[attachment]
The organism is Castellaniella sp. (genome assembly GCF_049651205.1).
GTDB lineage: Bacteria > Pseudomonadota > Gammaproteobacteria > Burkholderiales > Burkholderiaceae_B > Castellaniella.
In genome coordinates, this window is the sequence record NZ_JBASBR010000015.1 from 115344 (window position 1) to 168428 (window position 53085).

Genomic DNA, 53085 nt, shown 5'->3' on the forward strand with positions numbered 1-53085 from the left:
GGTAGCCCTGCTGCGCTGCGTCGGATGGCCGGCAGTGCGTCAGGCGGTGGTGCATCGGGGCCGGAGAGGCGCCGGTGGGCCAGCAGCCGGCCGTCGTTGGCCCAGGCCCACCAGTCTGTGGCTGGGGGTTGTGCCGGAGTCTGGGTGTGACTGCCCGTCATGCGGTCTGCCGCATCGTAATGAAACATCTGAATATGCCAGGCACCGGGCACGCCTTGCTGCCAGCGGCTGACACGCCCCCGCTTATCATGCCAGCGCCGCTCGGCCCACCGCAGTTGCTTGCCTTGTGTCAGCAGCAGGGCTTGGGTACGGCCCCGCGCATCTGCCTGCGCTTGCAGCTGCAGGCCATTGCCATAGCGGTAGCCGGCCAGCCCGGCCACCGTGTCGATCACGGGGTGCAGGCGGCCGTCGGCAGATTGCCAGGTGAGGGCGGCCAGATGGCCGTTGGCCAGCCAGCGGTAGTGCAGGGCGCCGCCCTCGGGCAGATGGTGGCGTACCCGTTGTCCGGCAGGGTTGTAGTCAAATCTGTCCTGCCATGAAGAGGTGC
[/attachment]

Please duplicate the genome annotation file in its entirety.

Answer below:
The organism is Castellaniella sp. (genome assembly GCF_049651205.1).
GTDB lineage: Bacteria > Pseudomonadota > Gammaproteobacteria > Burkholderiales > Burkholderiaceae_B > Castellaniella.
In genome coordinates, this window is the sequence record NZ_JBASBR010000015.1 from 115344 (window position 1) to 168428 (window position 53085).

Genomic DNA, 53085 nt, shown 5'->3' on the forward strand with positions numbered 1-53085 from the left:
GGTAGCCCTGCTGCGCTGCGTCGGATGGCCGGCAGTGCGTCAGGCGGTGGTGCATCGGGGCCGGAGAGGCGCCGGTGGGCCAGCAGCCGGCCGTCGTTGGCCCAGGCCCACCAGTCTGTGGCTGGGGGTTGTGCCGGAGTCTGGGTGTGACTGCCCGTCATGCGGTCTGCCGCATCGTAATGAAACATCTGAATATGCCAGGCACCGGGCACGCCTTGCTGCCAGCGGCTGACACGCCCCCGCTTATCATGCCAGCGCCGCTCGGCCCACCGCAGTTGCTTGCCTTGTGTCAGCAGCAGGGCTTGGGTACGGCCCCGCGCATCTGCCTGCGCTTGCAGCTGCAGGCCATTGCCATAGCGGTAGCCGGCCAGCCCGGCCACCGTGTCGATCACGGGGTGCAGGCGGCCGTCGGCAGATTGCCAGGTGAGGGCGGCCAGATGGCCGTTGGCCAGCCAGCGGTAGTGCAGGGCGCCGCCCTCGGGCAGATGGTGGCGTACCCGTTGTCCGGCAGGGTTGTAGTCAAATCTGTCCTGCCATGAAGAGGTGC